Birdstrike an Inevitable Part of Baseball Pitcher Randy Johnson
Famed Major League Baseball pitcher Randy Johnson announced his retirement this week. The 46-year-old, 6-foot-10 player—aptly nicknamed The Big Unit—racked up several notable accomplishments in his 22-year major league career: Throwing two no-hitters, including a perfect game, ranking second on the career strikeout list, coming out of the bullpen to beat the Yankees in game seven of the 2001 World Series and give the Diamondbacks the title. And then there was the time his fastball hit a dove in midair, killing it instantly in an explosion of feathers.
While the incident might not make Johnson’s list of most memorable moments, it does rank as one of the few times a bird has been struck by a ball during a major league game. The most recent came in June, when a gull (which flew off after the collision) helped the Cleveland Indians’ win over the Kansas City Royals. Though bird-ball clashes are rare, some ballparks have taken steps to deter birds from lingering in stadiums, where they can potential interfere with the game, and bother the fans.
Pigeons, seagulls, starlings and other birds are drawn to baseball fields because they provide shelter in the rafters and plenty of food, from snack scraps to insects on the field. Some ballparks, like Wrigley Field, have installed special nets to keep birds from roosting in the rafters. One manufacturer, Bird-B-Gone, offers other deterrents including bird spikes, an electric shock system (which it says doesn’t harm the creatures), and aerosol mists that spray methyl anthranilate,“a grape extract that naturally occurs in concord grapes, and is used for flavoring grape soda and candies.” The chemical “irritates the trigeminal nerve and mucous membranes of birds when it enters their eyes, nose or mouth.” (Bird researchers use the stuff, too. Multiple groups have conducted trials in which chicks learn that a bead of a particular shape and/or color has a bitter taste—because it has been coated in 100% methyl anthranilate—and subsequently avoids on further tests.)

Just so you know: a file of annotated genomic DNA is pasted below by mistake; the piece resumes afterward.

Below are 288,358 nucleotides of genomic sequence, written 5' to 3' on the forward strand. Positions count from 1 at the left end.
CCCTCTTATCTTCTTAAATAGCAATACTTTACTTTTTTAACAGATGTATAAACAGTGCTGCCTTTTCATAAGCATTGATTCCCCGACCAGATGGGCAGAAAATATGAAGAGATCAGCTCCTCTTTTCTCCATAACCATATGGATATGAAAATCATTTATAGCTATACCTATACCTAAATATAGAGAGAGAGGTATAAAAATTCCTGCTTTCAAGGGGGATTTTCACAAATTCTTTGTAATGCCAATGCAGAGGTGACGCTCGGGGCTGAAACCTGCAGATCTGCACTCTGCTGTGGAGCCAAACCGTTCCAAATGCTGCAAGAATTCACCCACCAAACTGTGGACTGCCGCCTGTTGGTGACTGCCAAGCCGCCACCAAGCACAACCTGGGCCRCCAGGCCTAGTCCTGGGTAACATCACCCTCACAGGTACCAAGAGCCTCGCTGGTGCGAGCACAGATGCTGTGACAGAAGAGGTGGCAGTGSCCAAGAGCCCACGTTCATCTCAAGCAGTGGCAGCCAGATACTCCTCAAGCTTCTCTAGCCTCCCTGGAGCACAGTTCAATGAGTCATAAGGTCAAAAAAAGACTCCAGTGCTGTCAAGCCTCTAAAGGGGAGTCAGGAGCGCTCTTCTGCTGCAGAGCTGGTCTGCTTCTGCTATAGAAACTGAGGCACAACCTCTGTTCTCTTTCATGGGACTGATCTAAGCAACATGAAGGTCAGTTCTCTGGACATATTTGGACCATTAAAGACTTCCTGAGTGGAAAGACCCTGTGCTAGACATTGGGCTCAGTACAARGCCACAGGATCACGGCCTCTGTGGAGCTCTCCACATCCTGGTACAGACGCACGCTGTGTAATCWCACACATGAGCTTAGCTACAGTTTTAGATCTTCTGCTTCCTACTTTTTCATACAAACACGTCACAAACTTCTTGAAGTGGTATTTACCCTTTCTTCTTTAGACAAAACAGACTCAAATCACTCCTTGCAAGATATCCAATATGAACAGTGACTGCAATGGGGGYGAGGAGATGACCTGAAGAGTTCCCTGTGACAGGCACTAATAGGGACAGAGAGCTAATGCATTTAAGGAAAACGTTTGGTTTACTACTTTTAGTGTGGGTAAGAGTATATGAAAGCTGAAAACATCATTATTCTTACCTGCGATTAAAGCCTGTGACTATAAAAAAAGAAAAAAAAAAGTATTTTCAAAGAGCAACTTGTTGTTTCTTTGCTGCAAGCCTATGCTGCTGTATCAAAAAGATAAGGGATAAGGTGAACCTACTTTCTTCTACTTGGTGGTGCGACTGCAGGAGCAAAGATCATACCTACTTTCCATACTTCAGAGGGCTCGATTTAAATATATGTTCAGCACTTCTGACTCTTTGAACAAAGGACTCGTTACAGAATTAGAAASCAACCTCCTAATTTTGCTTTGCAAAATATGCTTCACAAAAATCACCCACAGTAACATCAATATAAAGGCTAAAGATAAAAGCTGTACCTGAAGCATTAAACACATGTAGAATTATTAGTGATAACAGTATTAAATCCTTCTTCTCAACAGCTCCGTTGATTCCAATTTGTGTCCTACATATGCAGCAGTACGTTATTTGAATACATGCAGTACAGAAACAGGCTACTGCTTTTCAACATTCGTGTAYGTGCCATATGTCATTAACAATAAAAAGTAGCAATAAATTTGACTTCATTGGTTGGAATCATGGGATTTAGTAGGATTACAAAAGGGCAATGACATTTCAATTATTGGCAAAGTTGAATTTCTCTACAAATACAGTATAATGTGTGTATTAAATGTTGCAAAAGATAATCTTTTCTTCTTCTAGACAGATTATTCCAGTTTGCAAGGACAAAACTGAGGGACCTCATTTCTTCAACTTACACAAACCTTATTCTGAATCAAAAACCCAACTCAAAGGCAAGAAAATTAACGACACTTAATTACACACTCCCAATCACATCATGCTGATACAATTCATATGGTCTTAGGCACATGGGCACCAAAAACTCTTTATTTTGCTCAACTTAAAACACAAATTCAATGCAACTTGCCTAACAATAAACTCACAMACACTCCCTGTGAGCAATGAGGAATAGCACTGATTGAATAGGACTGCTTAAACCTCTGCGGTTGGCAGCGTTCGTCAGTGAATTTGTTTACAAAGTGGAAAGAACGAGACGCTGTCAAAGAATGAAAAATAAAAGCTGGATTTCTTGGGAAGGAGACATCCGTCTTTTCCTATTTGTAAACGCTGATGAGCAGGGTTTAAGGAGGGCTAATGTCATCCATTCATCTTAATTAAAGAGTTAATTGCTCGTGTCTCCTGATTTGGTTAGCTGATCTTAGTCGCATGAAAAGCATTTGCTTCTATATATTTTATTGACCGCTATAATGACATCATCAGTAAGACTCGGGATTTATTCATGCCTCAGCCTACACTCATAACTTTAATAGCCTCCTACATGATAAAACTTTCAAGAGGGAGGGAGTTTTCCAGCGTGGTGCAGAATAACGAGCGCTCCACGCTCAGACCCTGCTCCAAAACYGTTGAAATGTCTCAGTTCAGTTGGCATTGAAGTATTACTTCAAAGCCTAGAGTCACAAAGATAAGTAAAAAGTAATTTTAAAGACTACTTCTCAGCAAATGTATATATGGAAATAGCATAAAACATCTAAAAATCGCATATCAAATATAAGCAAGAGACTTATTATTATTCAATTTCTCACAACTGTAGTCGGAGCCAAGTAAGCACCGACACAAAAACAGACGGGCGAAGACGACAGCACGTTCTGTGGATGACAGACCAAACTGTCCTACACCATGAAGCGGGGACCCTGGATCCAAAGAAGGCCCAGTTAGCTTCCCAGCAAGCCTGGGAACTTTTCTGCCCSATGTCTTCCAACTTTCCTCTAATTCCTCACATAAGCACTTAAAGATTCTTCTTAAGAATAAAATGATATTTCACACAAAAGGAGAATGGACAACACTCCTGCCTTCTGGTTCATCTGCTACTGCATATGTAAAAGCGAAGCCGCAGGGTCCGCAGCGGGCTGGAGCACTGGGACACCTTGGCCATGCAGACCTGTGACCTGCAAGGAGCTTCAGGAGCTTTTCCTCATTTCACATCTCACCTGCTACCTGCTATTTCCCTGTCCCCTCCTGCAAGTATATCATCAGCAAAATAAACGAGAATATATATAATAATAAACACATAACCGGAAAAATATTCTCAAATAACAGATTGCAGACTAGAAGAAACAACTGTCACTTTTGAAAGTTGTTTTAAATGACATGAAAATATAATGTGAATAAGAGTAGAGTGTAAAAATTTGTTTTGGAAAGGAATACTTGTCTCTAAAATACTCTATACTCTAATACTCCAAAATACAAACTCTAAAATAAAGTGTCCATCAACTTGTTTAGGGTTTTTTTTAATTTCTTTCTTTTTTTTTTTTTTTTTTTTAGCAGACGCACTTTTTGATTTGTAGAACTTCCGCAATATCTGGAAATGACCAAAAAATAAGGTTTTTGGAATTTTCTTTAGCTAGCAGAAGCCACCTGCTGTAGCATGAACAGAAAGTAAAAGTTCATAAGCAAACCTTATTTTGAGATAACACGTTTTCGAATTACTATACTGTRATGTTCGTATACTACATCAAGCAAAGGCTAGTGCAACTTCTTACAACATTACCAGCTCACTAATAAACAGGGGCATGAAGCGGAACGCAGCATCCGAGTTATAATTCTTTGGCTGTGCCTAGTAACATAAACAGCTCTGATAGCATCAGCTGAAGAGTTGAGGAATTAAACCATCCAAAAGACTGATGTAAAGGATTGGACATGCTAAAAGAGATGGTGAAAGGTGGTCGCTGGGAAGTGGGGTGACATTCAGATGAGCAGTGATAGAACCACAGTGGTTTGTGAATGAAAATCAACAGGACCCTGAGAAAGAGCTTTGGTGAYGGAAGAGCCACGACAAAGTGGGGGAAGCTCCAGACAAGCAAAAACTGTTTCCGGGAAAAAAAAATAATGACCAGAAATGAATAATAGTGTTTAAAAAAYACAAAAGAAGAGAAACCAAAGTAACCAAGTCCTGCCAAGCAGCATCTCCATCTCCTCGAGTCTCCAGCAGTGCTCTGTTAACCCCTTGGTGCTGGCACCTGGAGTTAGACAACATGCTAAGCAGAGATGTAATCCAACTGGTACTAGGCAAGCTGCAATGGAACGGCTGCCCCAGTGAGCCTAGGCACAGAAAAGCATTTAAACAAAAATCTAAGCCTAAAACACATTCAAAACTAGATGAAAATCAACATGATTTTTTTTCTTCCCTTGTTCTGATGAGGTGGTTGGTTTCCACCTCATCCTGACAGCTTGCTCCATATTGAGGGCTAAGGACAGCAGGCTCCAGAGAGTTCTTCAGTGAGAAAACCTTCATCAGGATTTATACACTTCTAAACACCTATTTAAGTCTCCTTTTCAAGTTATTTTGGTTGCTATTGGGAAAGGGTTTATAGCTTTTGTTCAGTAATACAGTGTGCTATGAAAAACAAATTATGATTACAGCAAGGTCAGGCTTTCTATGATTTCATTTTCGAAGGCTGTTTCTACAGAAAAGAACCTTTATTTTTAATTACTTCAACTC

While such solutions can help cut down on the number of birds on the field, as of yet there’s no sure-fire way to keep birds out entirely. Given that the animals do occasionally have an impact on a game, it’s not surprising that there’s something about them in the rulebook, as an umpire explained on MLB.com:
“MLB Regulations do cover a batted or thrown ball (but not a pitched ball) touching an animal: "If a batted or thrown ball strikes a bird or other animal on the playing field, consider the ball alive and in play, the same as if it had not touched the bird or animal.”
As for Johnson’s pitch: “That bizarre play is not covered in the Official Rules. When a situation is not covered, Rule 9.01(c) comes into play. That rule gives the umpire authority to rule on any point not specifically covered in the Rules. In such instances the umpire is instructed to use ‘common sense and fair play.’ In this game, the umpires called it no pitch, as this was the fairest thing to do.”